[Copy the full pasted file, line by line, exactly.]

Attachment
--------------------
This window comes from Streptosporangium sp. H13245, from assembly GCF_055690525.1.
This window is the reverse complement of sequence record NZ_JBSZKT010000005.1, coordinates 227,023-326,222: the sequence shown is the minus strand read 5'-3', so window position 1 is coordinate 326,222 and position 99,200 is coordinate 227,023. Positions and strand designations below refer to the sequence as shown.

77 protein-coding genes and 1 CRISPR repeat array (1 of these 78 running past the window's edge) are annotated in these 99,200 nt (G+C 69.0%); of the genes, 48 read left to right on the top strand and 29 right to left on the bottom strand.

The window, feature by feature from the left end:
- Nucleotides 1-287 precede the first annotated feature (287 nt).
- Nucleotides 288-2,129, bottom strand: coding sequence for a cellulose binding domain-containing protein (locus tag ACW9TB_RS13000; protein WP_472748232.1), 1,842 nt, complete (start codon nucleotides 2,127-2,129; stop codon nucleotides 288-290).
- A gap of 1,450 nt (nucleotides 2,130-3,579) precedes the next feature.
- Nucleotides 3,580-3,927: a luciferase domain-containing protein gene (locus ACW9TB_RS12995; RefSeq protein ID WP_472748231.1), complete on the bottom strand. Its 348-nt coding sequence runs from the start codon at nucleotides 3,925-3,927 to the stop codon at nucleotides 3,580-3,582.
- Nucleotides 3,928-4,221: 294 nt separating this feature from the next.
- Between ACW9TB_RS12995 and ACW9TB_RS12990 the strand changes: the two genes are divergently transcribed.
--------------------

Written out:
This window comes from Streptosporangium sp. H13245, from assembly GCF_055690525.1.
This window is the reverse complement of sequence record NZ_JBSZKT010000005.1, coordinates 227,023-326,222: the sequence shown is the minus strand read 5'-3', so window position 1 is coordinate 326,222 and position 99,200 is coordinate 227,023. Positions and strand designations below refer to the sequence as shown.

77 protein-coding genes and 1 CRISPR repeat array (1 of these 78 running past the window's edge) are annotated in these 99,200 nt (G+C 69.0%); of the genes, 48 read left to right on the top strand and 29 right to left on the bottom strand.

The window, feature by feature from the left end:
- Nucleotides 1-287 precede the first annotated feature (287 nt).
- Nucleotides 288-2,129, bottom strand: coding sequence for a cellulose binding domain-containing protein (locus tag ACW9TB_RS13000; protein WP_472748232.1), 1,842 nt, complete (start codon nucleotides 2,127-2,129; stop codon nucleotides 288-290).
- A gap of 1,450 nt (nucleotides 2,130-3,579) precedes the next feature.
- Nucleotides 3,580-3,927: a luciferase domain-containing protein gene (locus ACW9TB_RS12995; RefSeq protein ID WP_472748231.1), complete on the bottom strand. Its 348-nt coding sequence runs from the start codon at nucleotides 3,925-3,927 to the stop codon at nucleotides 3,580-3,582.
- Nucleotides 3,928-4,221: 294 nt separating this feature from the next.
- Between ACW9TB_RS12995 and ACW9TB_RS12990 the strand changes: the two genes are divergently transcribed.